I had the chance to speak with Chris Ducker of Virtual Business Lifestyle about what it takes to become a virtual CEO, and how he transitioned to the role in just twelve months. Becoming a virtual CEO, he says, starts with passion and a plan.
Identify Your Reason for Going Virtual
After becoming a father for the third time, Chris knew he wanted to change things. With his first two children, he was always working, but now, he had the perfect opportunity to become a virtual CEO: he was his own boss, had his own company, and a couple of hundred people working for him. If he was ever going to go virtual, this would be the time to do it.
He says, “I wanted to get to the point where I was focused on more than just my company. I wanted to be focused on my family more. I wanted also to start focusing a little bit more on my other entrepreneurial projects.” The motivations for becoming a virtual CEO vary from person to person, but in his case, Chris says, “I never liked being handcuffed to a desk.”
Before setting out to become a virtual CEO, figure out your motivations. As Chris explains, “[it] comes down to a passion to want to make it happen. A lot of people like the idea of being out of the office, but when it becomes a reality, they get really antsy about the whole thing and end up coming in the office everyday.” If you’re not clear about why you want to remove yourself from certain roles within your company, it will be a lot harder to succeed.
Create Your Exit Plan
As Chris details, “To be able to get to the point where you can start taking yourself out of the office on a regular basis and [become] more virtual, you really only have to do one thing: delegate. I hired nine people to replace myself in a number of areas across the business, everything from sales and marketing to operations, HR, accounting, training, the whole lot.” It was a year-long process based firmly around specific goals he wanted to achieve and tasks that he knew needed to be outsourced in order to free himself from the day-to-day operations.
Four steps to creating your plan:
- Set clear and incremental outsourcing goals. “The nine people I hired, I didn’t just hire all at once,” Chris explains, “They were very systematically put in place throughout the course of 2010. That one year-long goal I broke down into twelve monthly goals, so for instance, January I wanted to take myself out of as many email loops as possible. When I eliminated that, overnight, it freed up three hours of my day.”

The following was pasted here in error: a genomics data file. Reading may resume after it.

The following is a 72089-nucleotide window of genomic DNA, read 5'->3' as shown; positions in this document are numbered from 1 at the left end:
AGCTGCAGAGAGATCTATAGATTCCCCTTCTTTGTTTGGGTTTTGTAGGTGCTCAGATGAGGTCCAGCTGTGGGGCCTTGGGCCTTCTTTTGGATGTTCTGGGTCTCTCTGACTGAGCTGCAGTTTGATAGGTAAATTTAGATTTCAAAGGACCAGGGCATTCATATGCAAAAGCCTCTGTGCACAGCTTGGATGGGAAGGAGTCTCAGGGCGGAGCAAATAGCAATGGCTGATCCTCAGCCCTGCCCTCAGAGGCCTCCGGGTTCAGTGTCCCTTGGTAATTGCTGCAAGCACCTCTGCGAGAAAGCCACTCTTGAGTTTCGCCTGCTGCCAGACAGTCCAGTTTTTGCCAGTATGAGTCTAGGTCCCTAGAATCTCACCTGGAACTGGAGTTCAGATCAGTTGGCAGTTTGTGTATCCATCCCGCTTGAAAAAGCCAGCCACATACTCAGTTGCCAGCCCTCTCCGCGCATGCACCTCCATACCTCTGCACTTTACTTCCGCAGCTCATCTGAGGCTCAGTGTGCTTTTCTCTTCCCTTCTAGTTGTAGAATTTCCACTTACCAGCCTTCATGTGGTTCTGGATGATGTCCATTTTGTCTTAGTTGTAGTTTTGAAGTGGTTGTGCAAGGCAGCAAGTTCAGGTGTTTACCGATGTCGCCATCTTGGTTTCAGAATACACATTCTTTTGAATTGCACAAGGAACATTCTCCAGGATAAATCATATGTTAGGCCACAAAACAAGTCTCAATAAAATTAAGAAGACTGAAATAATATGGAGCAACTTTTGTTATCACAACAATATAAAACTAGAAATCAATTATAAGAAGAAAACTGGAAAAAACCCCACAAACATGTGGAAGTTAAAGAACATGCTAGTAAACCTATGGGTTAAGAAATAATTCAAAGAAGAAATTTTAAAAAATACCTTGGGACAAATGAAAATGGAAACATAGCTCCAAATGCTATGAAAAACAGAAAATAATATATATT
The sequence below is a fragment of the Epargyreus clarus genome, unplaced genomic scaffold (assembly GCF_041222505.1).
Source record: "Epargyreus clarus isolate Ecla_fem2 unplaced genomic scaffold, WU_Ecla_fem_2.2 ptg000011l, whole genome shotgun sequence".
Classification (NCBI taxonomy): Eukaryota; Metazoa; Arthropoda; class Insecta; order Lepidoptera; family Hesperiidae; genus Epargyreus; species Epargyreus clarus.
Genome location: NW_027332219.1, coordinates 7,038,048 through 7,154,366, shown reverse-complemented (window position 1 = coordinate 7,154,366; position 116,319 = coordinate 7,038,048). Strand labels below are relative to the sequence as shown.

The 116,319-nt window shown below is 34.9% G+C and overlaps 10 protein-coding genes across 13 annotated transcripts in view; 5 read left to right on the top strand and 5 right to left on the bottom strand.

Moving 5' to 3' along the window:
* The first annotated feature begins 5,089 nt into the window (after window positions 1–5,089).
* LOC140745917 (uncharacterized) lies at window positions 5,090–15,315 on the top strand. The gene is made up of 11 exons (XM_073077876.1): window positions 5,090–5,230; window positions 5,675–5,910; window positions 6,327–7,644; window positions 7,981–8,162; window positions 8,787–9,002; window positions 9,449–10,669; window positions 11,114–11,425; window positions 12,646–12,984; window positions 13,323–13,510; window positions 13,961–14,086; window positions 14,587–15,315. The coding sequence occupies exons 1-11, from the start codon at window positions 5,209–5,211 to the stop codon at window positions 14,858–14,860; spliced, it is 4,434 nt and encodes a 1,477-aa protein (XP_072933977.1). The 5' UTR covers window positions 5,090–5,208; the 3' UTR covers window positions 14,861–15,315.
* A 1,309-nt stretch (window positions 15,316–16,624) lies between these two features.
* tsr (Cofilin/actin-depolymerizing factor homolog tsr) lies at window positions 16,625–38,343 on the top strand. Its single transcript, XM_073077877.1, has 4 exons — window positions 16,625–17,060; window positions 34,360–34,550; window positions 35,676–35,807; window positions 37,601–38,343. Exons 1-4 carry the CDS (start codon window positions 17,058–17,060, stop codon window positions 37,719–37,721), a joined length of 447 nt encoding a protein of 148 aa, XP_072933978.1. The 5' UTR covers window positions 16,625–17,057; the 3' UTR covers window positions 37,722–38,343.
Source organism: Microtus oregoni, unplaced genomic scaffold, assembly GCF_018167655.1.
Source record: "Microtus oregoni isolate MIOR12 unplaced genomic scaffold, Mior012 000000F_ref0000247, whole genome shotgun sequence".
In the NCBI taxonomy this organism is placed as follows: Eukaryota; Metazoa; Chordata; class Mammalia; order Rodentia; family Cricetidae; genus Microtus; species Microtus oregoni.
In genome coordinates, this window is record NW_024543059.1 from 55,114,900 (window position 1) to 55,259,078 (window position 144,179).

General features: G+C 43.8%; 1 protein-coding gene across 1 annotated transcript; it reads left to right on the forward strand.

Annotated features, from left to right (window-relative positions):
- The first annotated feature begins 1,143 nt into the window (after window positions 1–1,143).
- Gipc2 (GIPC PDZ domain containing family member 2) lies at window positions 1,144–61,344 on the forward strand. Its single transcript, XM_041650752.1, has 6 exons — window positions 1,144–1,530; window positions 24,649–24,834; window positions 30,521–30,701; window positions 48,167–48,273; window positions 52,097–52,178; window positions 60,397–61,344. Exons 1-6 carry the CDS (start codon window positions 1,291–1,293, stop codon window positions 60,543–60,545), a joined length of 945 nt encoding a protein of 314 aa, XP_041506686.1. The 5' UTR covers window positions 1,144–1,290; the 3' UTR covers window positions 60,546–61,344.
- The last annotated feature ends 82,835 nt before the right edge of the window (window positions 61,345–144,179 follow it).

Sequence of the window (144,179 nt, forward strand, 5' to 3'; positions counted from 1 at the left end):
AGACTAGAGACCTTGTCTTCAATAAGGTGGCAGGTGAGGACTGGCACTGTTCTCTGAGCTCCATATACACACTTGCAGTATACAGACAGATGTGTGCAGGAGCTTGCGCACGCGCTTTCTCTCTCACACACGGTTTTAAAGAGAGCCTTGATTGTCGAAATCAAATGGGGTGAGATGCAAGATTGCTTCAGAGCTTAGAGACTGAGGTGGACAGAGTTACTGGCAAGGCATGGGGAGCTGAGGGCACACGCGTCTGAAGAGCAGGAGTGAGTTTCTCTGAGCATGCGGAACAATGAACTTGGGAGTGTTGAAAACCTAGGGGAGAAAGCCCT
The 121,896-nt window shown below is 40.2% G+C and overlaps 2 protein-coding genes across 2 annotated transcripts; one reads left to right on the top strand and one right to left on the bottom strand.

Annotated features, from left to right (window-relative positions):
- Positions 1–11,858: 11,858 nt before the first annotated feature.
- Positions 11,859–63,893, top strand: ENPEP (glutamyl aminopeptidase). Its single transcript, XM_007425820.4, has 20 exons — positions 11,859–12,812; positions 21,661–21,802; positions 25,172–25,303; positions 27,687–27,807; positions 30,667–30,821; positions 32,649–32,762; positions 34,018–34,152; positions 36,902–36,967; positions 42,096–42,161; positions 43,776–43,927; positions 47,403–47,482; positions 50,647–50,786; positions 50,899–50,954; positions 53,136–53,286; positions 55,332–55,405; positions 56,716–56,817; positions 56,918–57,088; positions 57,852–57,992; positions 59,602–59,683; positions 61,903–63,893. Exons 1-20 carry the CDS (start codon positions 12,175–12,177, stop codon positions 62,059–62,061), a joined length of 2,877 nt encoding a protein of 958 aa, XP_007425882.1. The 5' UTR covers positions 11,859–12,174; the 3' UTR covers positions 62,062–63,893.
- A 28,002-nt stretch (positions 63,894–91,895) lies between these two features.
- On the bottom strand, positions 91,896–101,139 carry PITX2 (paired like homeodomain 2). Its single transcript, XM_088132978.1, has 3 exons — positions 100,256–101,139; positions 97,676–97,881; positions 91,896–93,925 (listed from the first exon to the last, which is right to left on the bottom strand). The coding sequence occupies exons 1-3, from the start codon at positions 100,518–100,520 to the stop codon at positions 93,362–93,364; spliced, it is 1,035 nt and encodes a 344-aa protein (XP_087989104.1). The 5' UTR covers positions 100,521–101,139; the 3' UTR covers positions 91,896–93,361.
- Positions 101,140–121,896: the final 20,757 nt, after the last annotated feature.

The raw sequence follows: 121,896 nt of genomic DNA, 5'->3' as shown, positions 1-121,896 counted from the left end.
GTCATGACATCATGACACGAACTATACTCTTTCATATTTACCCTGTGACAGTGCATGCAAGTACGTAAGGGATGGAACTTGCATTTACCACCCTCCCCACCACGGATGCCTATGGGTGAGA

- Decide how you will recruit. What you need in the way of virtual support will determine how you recruit. Some tasks and projects are one-time, while others are recurring, and you may prefer hiring a virtual staffing company over several individuals.
- Hire the right person for the job. It’s unlikely that one person will handle all of your outsourcing needs. “I get emails from people all the time that say, ‘I need a virtual assistant to handle my blog for me, do my SEO, handle my flight itineraries, and do my graphic design.’ This is four people we’re talking about here,” he explains, and “the first problem entrepreneurs make is that they expect that one virtual assistant can do everything.”
- Spend enough time training new recruits. Another common mistake, Chris adds, “A lot of people look at outsourcing as a magic pill. They expect it to work perfectly from day one.” Plan to spend enough time training new members of your virtual team on how you like certain tasks done, making sure to be very clear and direct with instructions and feedback.
Develop Trust and Avoid Micro-Managing
When you’re first getting started with your virtual team, or even with an individual new hire, it can be challenging to establish the trust that important tasks will be completed. Chris adds, “It’s hard to be able to just turn around and trust [a new hire] and expect them to get on with the work.”
In the beginning, it may be helpful to closely monitor the work of a new hire. Chris recommends using tools like Hive Desk, which “allows you to keep a tab on what people are doing. They have to clock in and out, just like they would in a regular office environment, and it takes screenshots of their computer every ten minutes,” which can give you a bit more confidence from the start.
It’s important, he adds, not to micro-manage. After the initial few months of working with someone, you should have a pretty good idea whether or not they are going to make a productive addition to your team and if you can trust in their abilities so that you can provide them with the autonomy they expect as virtual workers. “Something like Hive Desk is great to begin with,” he says, “but once that rapport and relationship is starting to be built, you should be able to take your eyes off the ball a bit and just make sure they do what they’re being paid to do.”
What tips do you have for getting started with a virtual team?
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